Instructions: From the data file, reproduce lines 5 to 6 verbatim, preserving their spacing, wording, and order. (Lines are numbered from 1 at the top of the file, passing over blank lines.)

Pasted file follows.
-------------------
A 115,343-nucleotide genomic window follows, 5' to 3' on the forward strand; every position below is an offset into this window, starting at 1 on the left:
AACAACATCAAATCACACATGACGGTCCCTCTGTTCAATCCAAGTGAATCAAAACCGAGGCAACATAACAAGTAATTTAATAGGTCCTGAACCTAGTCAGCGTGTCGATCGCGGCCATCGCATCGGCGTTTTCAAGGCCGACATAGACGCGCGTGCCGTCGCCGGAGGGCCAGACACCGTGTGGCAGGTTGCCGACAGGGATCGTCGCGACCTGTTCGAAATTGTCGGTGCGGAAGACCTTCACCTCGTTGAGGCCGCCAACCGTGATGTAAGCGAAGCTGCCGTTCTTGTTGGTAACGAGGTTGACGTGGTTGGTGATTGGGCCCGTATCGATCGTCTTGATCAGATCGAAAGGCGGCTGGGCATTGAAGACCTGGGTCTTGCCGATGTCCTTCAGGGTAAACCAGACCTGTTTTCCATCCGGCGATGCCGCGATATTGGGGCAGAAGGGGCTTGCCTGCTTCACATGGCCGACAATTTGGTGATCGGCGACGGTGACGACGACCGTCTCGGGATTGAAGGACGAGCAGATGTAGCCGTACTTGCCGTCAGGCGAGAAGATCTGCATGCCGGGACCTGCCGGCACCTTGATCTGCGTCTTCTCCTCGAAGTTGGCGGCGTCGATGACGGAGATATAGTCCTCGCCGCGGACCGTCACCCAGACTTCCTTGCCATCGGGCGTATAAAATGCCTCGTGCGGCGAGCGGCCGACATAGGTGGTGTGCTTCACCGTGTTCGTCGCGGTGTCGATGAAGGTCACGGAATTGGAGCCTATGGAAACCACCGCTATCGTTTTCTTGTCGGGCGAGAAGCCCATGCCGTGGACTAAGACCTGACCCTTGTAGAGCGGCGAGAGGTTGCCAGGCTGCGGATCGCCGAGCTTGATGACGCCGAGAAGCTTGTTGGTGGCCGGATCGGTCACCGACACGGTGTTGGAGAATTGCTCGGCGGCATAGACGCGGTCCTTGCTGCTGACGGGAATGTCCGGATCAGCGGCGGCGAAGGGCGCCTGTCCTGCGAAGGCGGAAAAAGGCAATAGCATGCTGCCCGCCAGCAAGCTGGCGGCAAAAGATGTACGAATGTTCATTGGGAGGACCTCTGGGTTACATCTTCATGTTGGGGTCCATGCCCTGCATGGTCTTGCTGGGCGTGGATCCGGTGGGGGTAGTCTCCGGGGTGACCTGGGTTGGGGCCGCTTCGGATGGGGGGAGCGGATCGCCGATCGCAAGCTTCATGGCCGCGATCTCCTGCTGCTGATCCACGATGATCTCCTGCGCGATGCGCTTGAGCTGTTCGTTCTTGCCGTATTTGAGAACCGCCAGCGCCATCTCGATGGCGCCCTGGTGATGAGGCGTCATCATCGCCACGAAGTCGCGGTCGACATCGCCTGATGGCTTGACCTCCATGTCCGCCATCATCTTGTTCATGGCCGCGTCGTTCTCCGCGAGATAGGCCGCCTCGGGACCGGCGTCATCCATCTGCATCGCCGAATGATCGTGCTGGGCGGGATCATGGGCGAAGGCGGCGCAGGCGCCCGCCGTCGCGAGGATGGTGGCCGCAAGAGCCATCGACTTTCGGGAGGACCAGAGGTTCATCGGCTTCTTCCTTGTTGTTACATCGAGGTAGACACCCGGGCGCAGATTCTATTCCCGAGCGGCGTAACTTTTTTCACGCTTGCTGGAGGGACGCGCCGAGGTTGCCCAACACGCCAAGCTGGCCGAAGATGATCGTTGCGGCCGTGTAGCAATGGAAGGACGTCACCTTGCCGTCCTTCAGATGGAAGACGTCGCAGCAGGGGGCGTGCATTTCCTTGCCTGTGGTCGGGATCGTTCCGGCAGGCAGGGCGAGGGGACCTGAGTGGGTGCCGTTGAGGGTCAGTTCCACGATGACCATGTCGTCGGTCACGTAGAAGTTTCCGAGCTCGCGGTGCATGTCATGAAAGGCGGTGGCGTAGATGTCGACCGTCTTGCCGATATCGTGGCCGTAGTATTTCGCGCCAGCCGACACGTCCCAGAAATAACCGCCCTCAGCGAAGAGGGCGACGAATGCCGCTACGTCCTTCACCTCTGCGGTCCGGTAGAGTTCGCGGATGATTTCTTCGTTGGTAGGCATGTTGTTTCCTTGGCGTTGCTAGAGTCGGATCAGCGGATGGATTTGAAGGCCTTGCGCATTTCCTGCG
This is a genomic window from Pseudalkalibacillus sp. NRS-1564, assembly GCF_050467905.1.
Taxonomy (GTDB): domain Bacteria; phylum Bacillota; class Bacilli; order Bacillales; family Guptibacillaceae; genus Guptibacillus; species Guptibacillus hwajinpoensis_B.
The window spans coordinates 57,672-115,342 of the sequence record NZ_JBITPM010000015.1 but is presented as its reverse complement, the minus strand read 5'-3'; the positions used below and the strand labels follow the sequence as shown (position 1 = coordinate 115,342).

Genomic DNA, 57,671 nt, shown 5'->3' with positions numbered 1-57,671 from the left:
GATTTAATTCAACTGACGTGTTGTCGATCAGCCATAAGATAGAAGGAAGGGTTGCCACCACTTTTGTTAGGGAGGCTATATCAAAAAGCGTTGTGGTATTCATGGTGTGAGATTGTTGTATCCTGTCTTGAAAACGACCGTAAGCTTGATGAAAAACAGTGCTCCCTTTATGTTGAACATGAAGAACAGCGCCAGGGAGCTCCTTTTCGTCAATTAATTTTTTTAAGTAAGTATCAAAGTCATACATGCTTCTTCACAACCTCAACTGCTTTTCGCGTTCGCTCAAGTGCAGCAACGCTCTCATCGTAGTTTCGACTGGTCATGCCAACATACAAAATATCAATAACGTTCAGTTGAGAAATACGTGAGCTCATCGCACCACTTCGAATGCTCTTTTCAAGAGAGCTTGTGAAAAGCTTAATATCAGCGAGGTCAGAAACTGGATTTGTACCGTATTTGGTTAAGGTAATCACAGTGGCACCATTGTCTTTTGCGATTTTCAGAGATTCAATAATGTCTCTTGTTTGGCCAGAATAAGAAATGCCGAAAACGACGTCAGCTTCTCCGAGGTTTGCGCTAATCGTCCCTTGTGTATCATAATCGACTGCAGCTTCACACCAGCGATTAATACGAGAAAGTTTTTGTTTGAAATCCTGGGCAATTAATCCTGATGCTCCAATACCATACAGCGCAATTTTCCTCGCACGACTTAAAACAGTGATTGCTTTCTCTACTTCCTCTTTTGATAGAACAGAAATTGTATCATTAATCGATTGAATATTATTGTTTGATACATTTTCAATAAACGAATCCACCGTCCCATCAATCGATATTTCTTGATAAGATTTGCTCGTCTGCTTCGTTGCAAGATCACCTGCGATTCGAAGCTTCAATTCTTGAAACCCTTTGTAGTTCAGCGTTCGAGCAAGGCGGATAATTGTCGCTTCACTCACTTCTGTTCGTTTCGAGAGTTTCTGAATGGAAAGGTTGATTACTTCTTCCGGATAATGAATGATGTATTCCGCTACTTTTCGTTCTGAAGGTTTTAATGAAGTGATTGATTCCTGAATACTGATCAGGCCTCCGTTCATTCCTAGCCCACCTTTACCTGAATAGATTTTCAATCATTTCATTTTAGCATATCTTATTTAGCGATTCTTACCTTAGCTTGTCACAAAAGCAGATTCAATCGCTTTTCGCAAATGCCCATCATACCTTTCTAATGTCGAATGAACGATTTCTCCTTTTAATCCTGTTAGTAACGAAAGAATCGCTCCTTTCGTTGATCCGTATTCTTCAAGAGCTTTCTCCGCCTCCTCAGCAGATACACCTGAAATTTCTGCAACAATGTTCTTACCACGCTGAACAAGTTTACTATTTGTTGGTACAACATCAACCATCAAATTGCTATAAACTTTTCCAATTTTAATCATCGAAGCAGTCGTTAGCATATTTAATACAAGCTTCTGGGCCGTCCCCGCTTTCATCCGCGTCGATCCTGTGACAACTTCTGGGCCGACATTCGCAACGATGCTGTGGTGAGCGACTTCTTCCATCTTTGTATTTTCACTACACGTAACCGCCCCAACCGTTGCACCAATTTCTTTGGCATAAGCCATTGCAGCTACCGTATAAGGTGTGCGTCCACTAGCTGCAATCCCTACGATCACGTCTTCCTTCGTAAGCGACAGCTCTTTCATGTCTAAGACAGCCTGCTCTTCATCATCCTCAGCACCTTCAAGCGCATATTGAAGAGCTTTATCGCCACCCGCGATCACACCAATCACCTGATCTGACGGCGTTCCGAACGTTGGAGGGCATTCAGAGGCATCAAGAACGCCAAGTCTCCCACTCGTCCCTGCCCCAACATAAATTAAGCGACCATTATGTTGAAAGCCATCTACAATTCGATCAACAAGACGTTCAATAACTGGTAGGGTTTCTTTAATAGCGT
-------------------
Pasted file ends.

The window spans coordinates 57,672-115,342 of the sequence record NZ_JBITPM010000015.1 but is presented as its reverse complement, the minus strand read 5'-3'; the positions used below and the strand labels follow the sequence as shown (position 1 = coordinate 115,342).

Genomic DNA, 57,671 nt, shown 5'->3' with positions numbered 1-57,671 from the left: